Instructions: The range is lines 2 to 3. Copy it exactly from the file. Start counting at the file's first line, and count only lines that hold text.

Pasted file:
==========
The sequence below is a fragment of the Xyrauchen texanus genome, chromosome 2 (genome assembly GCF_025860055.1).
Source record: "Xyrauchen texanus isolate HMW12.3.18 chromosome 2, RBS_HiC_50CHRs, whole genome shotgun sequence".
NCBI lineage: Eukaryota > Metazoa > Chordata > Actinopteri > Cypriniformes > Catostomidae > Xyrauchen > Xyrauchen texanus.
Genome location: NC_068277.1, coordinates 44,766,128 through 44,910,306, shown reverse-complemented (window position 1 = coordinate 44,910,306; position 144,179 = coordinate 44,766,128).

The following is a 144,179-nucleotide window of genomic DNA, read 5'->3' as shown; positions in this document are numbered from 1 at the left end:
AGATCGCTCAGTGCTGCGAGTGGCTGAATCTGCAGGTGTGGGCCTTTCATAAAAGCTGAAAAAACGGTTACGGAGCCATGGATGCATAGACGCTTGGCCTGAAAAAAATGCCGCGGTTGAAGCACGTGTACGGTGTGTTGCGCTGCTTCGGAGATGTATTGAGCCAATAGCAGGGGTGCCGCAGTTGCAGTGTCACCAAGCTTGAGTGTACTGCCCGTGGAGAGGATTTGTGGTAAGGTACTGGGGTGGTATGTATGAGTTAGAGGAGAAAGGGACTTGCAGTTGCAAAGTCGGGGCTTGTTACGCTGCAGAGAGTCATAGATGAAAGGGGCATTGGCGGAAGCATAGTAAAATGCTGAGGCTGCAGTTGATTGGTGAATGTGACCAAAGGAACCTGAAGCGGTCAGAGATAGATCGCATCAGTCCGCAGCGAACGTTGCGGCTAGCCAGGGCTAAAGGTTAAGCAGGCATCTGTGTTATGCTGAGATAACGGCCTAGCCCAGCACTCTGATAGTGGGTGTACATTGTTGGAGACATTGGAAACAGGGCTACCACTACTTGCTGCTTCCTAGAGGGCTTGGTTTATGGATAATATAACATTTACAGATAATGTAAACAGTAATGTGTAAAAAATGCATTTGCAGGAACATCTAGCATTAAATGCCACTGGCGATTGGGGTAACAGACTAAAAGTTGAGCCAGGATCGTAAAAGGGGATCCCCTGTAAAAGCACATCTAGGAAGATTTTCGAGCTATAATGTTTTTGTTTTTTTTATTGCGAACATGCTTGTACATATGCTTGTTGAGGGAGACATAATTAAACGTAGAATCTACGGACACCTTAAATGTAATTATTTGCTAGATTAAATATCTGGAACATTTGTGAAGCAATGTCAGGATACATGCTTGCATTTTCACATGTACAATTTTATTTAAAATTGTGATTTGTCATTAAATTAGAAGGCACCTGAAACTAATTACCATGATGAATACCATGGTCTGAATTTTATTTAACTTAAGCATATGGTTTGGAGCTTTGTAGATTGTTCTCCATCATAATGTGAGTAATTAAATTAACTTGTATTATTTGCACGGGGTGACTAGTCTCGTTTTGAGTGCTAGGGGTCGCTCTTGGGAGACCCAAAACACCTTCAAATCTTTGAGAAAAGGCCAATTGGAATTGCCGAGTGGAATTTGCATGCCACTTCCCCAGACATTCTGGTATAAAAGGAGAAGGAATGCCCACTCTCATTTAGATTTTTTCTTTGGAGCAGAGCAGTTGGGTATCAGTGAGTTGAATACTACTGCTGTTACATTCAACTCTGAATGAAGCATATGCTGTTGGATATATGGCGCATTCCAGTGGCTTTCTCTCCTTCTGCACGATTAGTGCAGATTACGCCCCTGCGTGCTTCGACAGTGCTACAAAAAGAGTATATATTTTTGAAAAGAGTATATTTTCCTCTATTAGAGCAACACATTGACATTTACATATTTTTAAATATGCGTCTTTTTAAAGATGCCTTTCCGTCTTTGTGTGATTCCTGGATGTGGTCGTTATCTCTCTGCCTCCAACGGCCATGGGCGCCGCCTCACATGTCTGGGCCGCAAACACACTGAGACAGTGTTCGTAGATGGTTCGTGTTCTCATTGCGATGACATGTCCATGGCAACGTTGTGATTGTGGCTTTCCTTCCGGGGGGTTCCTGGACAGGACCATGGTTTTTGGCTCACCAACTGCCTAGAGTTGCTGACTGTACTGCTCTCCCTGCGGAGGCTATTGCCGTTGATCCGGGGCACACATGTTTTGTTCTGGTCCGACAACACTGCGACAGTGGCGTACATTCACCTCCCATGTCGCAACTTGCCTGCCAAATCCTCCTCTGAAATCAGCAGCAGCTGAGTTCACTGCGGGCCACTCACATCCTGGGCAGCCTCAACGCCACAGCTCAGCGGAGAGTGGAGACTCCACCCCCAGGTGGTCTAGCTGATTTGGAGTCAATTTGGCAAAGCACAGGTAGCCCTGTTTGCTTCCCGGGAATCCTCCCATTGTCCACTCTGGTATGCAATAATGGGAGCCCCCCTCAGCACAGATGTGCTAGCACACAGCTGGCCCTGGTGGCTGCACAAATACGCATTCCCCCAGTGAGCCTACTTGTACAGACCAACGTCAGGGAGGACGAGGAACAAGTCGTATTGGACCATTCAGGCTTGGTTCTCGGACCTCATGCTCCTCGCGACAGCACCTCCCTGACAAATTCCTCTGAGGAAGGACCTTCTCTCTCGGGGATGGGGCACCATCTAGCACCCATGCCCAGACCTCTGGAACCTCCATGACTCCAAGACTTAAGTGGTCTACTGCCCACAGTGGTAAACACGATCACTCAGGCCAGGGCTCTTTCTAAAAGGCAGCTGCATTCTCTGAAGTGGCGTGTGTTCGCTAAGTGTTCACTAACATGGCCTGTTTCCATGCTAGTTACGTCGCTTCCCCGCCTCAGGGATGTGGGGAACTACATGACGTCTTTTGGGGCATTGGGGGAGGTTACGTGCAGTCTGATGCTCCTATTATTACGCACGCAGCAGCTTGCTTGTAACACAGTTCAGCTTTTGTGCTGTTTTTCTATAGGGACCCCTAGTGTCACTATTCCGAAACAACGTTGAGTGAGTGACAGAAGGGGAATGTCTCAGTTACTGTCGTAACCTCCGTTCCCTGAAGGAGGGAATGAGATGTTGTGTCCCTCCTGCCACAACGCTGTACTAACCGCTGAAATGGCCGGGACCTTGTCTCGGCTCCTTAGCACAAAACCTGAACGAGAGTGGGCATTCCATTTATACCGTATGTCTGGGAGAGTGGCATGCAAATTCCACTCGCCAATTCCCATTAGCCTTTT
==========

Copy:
Source record: "Xyrauchen texanus isolate HMW12.3.18 chromosome 2, RBS_HiC_50CHRs, whole genome shotgun sequence".
NCBI lineage: Eukaryota > Metazoa > Chordata > Actinopteri > Cypriniformes > Catostomidae > Xyrauchen > Xyrauchen texanus.